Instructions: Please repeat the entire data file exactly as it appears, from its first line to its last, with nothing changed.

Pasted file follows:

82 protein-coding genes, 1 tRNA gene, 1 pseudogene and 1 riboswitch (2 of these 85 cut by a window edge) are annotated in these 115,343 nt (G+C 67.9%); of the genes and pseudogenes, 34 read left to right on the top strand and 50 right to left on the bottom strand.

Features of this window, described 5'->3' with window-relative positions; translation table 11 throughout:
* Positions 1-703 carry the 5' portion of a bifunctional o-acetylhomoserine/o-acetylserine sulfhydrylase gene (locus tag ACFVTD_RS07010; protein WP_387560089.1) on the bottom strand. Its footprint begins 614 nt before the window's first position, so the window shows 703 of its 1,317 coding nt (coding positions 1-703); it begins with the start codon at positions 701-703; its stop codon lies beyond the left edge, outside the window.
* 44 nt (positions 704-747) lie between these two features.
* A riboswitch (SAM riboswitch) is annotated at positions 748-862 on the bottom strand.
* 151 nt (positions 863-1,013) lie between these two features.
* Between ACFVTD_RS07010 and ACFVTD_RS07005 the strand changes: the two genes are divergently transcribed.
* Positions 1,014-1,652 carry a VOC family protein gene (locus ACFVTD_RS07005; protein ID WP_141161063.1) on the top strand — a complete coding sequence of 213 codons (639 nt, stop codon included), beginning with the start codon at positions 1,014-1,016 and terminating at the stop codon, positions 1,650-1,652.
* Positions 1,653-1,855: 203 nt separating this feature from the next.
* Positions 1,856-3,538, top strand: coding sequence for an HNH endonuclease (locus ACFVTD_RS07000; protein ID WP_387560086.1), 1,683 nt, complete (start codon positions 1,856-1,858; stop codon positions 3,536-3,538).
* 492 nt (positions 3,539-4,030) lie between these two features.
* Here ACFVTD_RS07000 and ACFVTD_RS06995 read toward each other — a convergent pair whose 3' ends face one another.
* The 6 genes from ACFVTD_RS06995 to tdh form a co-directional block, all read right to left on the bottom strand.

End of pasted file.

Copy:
82 protein-coding genes, 1 tRNA gene, 1 pseudogene and 1 riboswitch (2 of these 85 cut by a window edge) are annotated in these 115,343 nt (G+C 67.9%); of the genes and pseudogenes, 34 read left to right on the top strand and 50 right to left on the bottom strand.

Features of this window, described 5'->3' with window-relative positions; translation table 11 throughout:
* Positions 1-703 carry the 5' portion of a bifunctional o-acetylhomoserine/o-acetylserine sulfhydrylase gene (locus tag ACFVTD_RS07010; protein WP_387560089.1) on the bottom strand. Its footprint begins 614 nt before the window's first position, so the window shows 703 of its 1,317 coding nt (coding positions 1-703); it begins with the start codon at positions 701-703; its stop codon lies beyond the left edge, outside the window.
* 44 nt (positions 704-747) lie between these two features.
* A riboswitch (SAM riboswitch) is annotated at positions 748-862 on the bottom strand.
* 151 nt (positions 863-1,013) lie between these two features.
* Between ACFVTD_RS07010 and ACFVTD_RS07005 the strand changes: the two genes are divergently transcribed.
* Positions 1,014-1,652 carry a VOC family protein gene (locus ACFVTD_RS07005; protein ID WP_141161063.1) on the top strand — a complete coding sequence of 213 codons (639 nt, stop codon included), beginning with the start codon at positions 1,014-1,016 and terminating at the stop codon, positions 1,650-1,652.
* Positions 1,653-1,855: 203 nt separating this feature from the next.
* Positions 1,856-3,538, top strand: coding sequence for an HNH endonuclease (locus ACFVTD_RS07000; protein ID WP_387560086.1), 1,683 nt, complete (start codon positions 1,856-1,858; stop codon positions 3,536-3,538).
* 492 nt (positions 3,539-4,030) lie between these two features.
* Here ACFVTD_RS07000 and ACFVTD_RS06995 read toward each other — a convergent pair whose 3' ends face one another.
* The 6 genes from ACFVTD_RS06995 to tdh form a co-directional block, all read right to left on the bottom strand.